Lawmakers in the Texas Senate have taken up a bill that would allow judges and county clerks to deny marriages to same-sex couples based on their religious beliefs. Opponents question whether the bill, if enacted, would violate a person’s constitutional rights and whose rights would they be violating?
The bill by State Senator Brian Birdwell, a Granbury Republican, would exempt county clerks from having to draw up a marriage license for a same-sex couple and county judges from performing them, if doing so violated their own religious beliefs.
“If a judge is asked to perform a wedding [or] a marriage that is against their sincerely held religious belief, right now there is no protection for that judge to say, 'no'," Birdwell explains.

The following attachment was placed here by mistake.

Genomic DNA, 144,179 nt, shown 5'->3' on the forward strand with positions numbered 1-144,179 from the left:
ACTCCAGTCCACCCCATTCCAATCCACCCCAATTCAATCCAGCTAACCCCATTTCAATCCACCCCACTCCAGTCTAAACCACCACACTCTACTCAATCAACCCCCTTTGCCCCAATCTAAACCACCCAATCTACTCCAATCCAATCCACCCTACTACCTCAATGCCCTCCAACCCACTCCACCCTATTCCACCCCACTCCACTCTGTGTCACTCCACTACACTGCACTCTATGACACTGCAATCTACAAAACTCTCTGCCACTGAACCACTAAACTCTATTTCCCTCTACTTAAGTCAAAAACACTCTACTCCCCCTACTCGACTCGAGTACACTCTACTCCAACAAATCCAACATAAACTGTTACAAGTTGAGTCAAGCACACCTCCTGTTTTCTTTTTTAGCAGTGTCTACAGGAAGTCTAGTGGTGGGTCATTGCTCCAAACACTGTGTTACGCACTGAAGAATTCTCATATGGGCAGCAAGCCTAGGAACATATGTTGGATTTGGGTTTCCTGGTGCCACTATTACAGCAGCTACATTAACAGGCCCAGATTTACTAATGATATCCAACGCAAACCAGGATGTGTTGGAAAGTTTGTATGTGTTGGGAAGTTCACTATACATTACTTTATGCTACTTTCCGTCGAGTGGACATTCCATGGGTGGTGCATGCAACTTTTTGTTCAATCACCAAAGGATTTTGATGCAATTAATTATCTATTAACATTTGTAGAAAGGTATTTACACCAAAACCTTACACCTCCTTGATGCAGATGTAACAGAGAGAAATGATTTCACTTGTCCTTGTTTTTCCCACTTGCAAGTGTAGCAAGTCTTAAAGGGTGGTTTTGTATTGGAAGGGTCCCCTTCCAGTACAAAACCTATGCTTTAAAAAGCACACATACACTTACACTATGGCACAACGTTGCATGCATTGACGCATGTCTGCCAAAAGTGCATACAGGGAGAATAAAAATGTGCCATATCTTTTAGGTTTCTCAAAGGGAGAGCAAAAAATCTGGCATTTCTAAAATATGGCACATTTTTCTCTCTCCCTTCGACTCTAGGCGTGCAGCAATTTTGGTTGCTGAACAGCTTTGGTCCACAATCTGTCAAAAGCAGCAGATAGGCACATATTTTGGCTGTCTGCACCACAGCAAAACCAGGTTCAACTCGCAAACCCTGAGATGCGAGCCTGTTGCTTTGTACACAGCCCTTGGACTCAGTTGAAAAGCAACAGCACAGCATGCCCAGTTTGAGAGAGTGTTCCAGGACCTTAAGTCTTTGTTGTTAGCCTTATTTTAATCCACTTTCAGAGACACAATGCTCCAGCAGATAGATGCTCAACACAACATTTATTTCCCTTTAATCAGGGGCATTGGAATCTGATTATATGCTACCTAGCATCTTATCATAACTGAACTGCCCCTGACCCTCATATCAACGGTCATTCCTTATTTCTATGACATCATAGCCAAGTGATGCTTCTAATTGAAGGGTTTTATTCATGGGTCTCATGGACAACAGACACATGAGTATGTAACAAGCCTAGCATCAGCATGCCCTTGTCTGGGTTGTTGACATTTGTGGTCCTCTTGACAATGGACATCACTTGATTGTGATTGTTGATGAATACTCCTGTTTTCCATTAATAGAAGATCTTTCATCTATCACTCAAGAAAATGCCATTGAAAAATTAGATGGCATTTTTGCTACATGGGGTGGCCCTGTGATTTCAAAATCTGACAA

But State Sen. Jose Menendez, a San Antonio Democrat, is concerned that ensuring county clerks and judges constitutional protection would also be violating same-sex couples' constitutional right of equal protection under the law.
“So are you concerned at all with the guarantee of equal treatment under the law? Let’s say Harris County has a clerk that holds religious beliefs that denies marriage licenses but Bexar County’s clerk does not deny," says Menendez. "Would that create a situation in Texas where we are not providing equal treatment under the law?"
Birdwell says his legislation requires a county clerk or judge protesting a person’s marriage to appoint an alternative person to sign a couple’s marriage certificate or perform their ceremony. The bill was approved by the Texas Senate on a vote of 21 to 10 and now heads to the House.